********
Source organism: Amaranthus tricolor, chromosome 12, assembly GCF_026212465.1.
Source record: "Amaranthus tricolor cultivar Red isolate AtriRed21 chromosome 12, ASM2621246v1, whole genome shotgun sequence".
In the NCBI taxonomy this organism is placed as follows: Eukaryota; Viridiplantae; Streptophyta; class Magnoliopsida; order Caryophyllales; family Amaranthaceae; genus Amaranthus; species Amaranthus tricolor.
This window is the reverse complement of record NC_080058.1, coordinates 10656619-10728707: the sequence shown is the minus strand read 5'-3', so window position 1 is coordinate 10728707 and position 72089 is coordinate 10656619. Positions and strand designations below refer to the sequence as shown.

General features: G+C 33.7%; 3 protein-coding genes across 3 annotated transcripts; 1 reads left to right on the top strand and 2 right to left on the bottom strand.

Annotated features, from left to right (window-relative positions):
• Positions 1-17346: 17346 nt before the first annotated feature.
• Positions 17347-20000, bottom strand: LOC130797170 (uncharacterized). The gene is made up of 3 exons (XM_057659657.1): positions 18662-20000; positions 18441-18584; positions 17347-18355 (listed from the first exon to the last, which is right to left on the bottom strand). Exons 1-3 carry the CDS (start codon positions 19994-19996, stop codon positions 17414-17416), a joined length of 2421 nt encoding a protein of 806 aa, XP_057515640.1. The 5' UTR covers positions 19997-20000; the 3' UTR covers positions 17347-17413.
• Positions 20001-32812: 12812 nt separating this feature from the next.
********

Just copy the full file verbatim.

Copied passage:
Source organism: Amaranthus tricolor, chromosome 12, assembly GCF_026212465.1.
Source record: "Amaranthus tricolor cultivar Red isolate AtriRed21 chromosome 12, ASM2621246v1, whole genome shotgun sequence".
In the NCBI taxonomy this organism is placed as follows: Eukaryota; Viridiplantae; Streptophyta; class Magnoliopsida; order Caryophyllales; family Amaranthaceae; genus Amaranthus; species Amaranthus tricolor.
This window is the reverse complement of record NC_080058.1, coordinates 10656619-10728707: the sequence shown is the minus strand read 5'-3', so window position 1 is coordinate 10728707 and position 72089 is coordinate 10656619. Positions and strand designations below refer to the sequence as shown.

General features: G+C 33.7%; 3 protein-coding genes across 3 annotated transcripts; 1 reads left to right on the top strand and 2 right to left on the bottom strand.

Annotated features, from left to right (window-relative positions):
• Positions 1-17346: 17346 nt before the first annotated feature.
• Positions 17347-20000, bottom strand: LOC130797170 (uncharacterized). The gene is made up of 3 exons (XM_057659657.1): positions 18662-20000; positions 18441-18584; positions 17347-18355 (listed from the first exon to the last, which is right to left on the bottom strand). Exons 1-3 carry the CDS (start codon positions 19994-19996, stop codon positions 17414-17416), a joined length of 2421 nt encoding a protein of 806 aa, XP_057515640.1. The 5' UTR covers positions 19997-20000; the 3' UTR covers positions 17347-17413.
• Positions 20001-32812: 12812 nt separating this feature from the next.